Rumi – “I have passed beyond all thoughts”

by Craig Pearson, Ph.D. on April 10, 2011

1207–1273 • Persia and Turkey

Rumi has been described as “the most popular poet in America” — a Muslim teacher and scholar who lived 800 years ago in a far corner of the world. Jalál al-dín Mahammud Rúmí is considered the greatest poet in the Persian language and one of the greatest in world literature.

Some scholars hold that he was born in the town of Balkh, in present-day Afghanistan. Others now believe he was born further north, in what today is Tajikistan. But because the whole area at that time was Persia, the major portion of which is present-day Iran, Rumi is celebrated in Iran as one of that country’s most illustrious poets.

To escape the Mongol invasion into Central Asia, his father moved the family west, eventually settling in Turkey (Rumi is a nickname, derived from the area in Asia Minor called Rum, where the family lived). Early in their westward journey, as the family passed through Nishapur, in Iran, they met the great poet Attar. Attar, seeing the father walking in front of the son and recognizing the son’s great spiritual depth, declared, “Here comes a river followed by an ocean.”

Rumi was a school director and teacher as well as a scholar, jurist, and theologian. He believed music, poetry, and sacred dance formed a path for knowing God. His disciples organized themselves as the Mevlevi order, the Whirling Dervishes. His poetry — he wrote more than 70,000 verses — has greatly influenced Muslim thought and literature and has been translated into many languages.

rumiAt times my state resembles sleep: a misguided person may think it is sleep.
Know that my eyes are asleep, (but) my heart is awake: know that my (seemingly) inactive form is (really) in action.
The Prophet said, “My eyes sleep, (but) my heart is not asleep to the Lord of created beings.”
Your eyes are awake, and your heart is sunk in slumber; my eyes are asleep, (but) my heart is in (contemplation of) the opening of the door (of Divine grace).
My heart hath five senses other (than the physical): both the worlds (external and spiritual) are the stage (theatre) for the senses of the heart.
Do not regard me from (the standpoint of) your infirmity: to you ’tis night, to me that same night is morningtide.
To you ’tis prison, to me that prison is like a garden: to me the most absolute state of occupation (with the world) has become (a state of spiritual) freedom.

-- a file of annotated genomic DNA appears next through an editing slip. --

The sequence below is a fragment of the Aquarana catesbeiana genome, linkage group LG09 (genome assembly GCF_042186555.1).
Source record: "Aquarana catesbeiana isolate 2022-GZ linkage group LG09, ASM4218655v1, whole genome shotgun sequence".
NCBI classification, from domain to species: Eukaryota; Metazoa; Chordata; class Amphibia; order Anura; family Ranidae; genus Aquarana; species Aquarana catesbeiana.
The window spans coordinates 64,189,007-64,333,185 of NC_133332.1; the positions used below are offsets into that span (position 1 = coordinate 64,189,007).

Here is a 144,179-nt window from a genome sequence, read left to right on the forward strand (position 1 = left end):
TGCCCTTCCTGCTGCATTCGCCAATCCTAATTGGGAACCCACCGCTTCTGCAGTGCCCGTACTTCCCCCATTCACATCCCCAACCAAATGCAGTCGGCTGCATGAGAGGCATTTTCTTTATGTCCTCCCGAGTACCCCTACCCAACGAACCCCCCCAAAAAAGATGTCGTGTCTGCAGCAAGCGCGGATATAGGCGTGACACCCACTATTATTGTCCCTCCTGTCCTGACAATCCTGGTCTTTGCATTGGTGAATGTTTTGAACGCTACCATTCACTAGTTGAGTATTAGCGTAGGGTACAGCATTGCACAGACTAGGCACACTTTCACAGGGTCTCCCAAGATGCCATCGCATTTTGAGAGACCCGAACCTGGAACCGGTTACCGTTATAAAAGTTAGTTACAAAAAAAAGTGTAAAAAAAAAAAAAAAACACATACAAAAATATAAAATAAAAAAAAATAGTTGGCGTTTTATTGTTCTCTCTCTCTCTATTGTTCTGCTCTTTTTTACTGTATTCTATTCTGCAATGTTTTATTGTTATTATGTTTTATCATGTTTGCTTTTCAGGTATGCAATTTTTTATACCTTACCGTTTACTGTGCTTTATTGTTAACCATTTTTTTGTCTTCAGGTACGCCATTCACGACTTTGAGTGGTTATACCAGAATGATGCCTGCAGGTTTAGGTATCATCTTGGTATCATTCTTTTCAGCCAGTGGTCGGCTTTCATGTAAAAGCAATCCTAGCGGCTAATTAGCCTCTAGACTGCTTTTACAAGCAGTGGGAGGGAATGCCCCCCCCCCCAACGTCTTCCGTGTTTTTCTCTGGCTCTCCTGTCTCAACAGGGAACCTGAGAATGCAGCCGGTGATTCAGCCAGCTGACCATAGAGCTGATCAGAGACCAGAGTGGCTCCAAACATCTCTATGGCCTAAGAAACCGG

Your feet are in the mud; to me the mud has become roses. You have mourning; I have feasting and drums.
(Whilst) I am dwelling with you in some place on the earth, I am coursing over the seventh sphere (of Heaven). . . .
’Tis not that I am seated beside you, ’tis my shadow: my rank is higher than (the reach of) thoughts,
Because I have passed beyond (all) thoughts, and have become a swift traveler outside (the region of) thought.
I am the ruler of thought, not ruled (by it), because the builder is ruler over the building. . . .
In the view of him that has not experienced (it) this is (mere) pretension; in the view of the inhabitants of the (spiritual) horizon, this is the reality. [1]

The Mathnawí

Rúmí is telling us about a state that may appear to be sleep from the outside — but deep inside, he says, “my heart is awake.” This is the opposite of what people ordinarily experience, he says — they are awake on the outside, but inside they are “sunk in slumber.”


An Afghan Postage Stamp honors Rumi.

Is he thinking quietly about something? No — “I have passed beyond (all) thoughts,” he declares. With a series of vivid images he strives to draw the contrast between this state and ordinary experience.

Then what is he experiencing? “The opening of the door (of Divine grace),” he says. A few lines later he calls it “(a state of spiritual) freedom.” This state lies higher than “the seventh sphere (of Heaven).” At the end he declares, “This is the reality.”

Readers familiar with the Transcendental Meditation technique will recognize that Rúmí has transcended the thinking process and is experiencing what Maharishi calls pure consciousness, unbounded awareness.

Normally our minds are continuously stirred by perceptions, thoughts, and feelings, much as the ocean is constantly swept into waves by winds and currents. This mental activity obscures the mind’s true nature. But like an ocean the mind can settle down. It can become calm, quiet, silent, while remaining awake. When it does, one experiences the mind’s essential reality — unbounded pure consciousness. This inner field lies beyond thought and feeling, even beyond space and time.

The Transcendental Meditation technique enables you to have this experience easily and effortlessly. As your mind’s activity settles inward, you become increasingly awake. Simultaneously your body becomes deeply rested. You experience a unique state of restful alertness, a state of inner silence, peace, and freedom.

This state differs from the familiar states of waking, dreaming, and sleeping. In fact, it is a fourth major state of consciousness. Maharishi calls it Transcendental Consciousness.

Every aspect of mind and body benefits from this state. Brain functioning becomes integrated, the body dissolves stress and fatigue, and the whole physiology repairs and rejuvenates itself. Twice-daily experience of this state through the Transcendental Meditation technique leads to amazing benefits — increased creativity and intelligence, better health, more fully developed personality, better relationships, even a more peaceful environment.

Great poetry endures through the century because it conveys something that is true for all time and relevant for every age. This is Rúmí. With his elegant language, he shares an experience that is both simple and profound — and now available to everyone.


[1] The Mathnawi of Jalalu’ddin Rumi, trans. Reynold A. Nicholson, EJ.W. Gibb Memorial Series, n.s. 4 (London: Luzac & Co., 1926), 2:405-406.

Craig PearsonDr. Craig Pearson is Executive Vice-President of Maharishi University of Management in Fairfield, Iowa. He has served the University in a variety of roles over the past 33 years, including Dean of Faculty, Dean of Students, Director of Maharishi University of Management Press, Director of Freshman Composition, and Professor of Professional Writing.